**PBHLTH W250 001 - Epidemiologic Methods I**

**Course Instructor:** Zachary Butzin-Dozier**Course Catalog Description: **This introductory graduate course presents principles & methods of epidemiology, including descriptive & analytic approaches to assessing the distributions of health, disease & injury in the population & factors influencing those distributions. Emphasis is on developing an understanding of concepts, rather than quantitative methods. Basic calculations are involved. Course consists of readings, critical review of epidemiology papers, brief video lectures to explain key concepts, quizzes & exams that allow students to practice applying epidemiological concepts. Students without prior coursework in epidemiology will acquire the core competencies in epidemiology expected of all MPH graduates. Course shares the same content & learning of PH 250A

**PBHLTH W250B 001 - Epidemiologic Methods II**

**Course Instructor:** Andrew N Mertens**Course Catalog Description:** This course is an intermediate level course in epidemiology. It replaces previously approved and delivered courses PHW250F and PHW250G. Topics include causal inference; measurement of disease rates; inferential reasoning; research study designs, ecologic, case-control, cohort, intervention trials, meta-analytic designs; potential sources of bias, confounding, effect modification in research design are explored in depth; topics in clinical epidemiology, likelihood ratios, receiver operator curves, the sensitivity, specificity, predictive value of a test; brief introduction to logistic regression and survival analysis. Topics are covered at a advanced level than PH250A or PHW250. Readings from this course provide a firm foundation for PH250C.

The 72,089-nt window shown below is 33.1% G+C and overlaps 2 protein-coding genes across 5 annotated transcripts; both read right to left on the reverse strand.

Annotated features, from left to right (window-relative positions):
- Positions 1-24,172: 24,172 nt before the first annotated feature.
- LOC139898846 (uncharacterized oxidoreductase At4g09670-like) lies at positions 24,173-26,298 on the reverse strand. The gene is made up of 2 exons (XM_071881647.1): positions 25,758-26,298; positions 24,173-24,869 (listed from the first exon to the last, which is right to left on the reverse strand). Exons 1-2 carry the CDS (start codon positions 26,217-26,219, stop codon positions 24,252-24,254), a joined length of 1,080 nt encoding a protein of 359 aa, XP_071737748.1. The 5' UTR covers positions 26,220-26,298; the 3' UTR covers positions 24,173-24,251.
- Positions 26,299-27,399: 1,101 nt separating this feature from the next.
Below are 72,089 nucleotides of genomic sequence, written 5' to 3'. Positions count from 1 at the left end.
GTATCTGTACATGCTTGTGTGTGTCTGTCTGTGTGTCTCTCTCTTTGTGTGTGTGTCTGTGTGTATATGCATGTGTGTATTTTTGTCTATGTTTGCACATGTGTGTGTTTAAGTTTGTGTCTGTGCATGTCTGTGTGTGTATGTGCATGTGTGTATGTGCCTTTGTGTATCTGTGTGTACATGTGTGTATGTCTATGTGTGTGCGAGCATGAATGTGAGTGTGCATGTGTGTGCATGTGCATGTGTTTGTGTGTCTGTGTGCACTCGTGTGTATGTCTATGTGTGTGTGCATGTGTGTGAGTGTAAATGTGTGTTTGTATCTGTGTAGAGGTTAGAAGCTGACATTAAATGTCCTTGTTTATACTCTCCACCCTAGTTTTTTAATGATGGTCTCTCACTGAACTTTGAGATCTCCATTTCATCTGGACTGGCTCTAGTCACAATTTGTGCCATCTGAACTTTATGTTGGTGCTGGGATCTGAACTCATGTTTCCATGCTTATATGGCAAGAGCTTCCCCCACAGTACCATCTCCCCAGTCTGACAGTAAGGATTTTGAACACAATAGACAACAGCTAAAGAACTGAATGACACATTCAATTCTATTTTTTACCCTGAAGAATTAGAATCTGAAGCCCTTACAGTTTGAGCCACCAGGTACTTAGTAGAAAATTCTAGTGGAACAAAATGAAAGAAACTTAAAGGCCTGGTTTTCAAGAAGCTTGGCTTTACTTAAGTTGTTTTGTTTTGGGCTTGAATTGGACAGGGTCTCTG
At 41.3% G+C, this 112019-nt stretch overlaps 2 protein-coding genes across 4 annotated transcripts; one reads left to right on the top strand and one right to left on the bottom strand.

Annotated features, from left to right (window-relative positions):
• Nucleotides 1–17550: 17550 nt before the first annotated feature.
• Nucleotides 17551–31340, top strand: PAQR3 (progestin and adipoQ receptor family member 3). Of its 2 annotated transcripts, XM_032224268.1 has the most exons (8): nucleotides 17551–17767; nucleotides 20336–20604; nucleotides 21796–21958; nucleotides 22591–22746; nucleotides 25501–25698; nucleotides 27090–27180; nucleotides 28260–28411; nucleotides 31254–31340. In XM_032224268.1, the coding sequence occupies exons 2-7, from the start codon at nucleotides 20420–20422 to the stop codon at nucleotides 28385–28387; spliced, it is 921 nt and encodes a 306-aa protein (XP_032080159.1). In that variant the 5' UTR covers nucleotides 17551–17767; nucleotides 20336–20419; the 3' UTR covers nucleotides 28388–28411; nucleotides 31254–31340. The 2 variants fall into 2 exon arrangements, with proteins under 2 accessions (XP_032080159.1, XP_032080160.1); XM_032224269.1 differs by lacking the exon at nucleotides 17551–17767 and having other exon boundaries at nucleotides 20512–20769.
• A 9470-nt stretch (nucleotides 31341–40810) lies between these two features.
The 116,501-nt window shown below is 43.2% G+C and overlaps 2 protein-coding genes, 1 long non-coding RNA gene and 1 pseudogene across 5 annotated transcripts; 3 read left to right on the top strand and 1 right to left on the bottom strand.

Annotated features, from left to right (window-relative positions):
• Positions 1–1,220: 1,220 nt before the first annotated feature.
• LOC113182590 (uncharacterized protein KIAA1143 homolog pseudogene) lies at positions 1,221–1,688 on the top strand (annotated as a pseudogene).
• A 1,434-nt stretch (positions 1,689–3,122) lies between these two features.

## Courses Taught Previously by CTML Faculty and Staff

**Spring 2024**

Course | Course Instructor | Course Catalog Description |
---|---|---|

PBHLTH C240A Introduction to Modern Biostatistical Theory and Practice |
Alan E Hubbard and Mark van der Laan |
Course covers major topics in general statistical theory, with a focus on statistical methods in epidemiology. The course provides a broad theoretical framework for understanding the properties of commonly-used and more advanced methods. Emphasis is on estimation in nonparametric models in the context of contingency tables, regression (e.g., linear, logistic), density estimation and more. Topics include maximum likelihood and loss-based estimation, asymptotic linearity/normality, the delta method, bootstrapping, machine learning, targeted maximum likelihood estimation. Comprehension of broad concepts is the main goal, but practical implementation in R is also emphasized. Basic knowledge of probability/statistics and calculus are assume |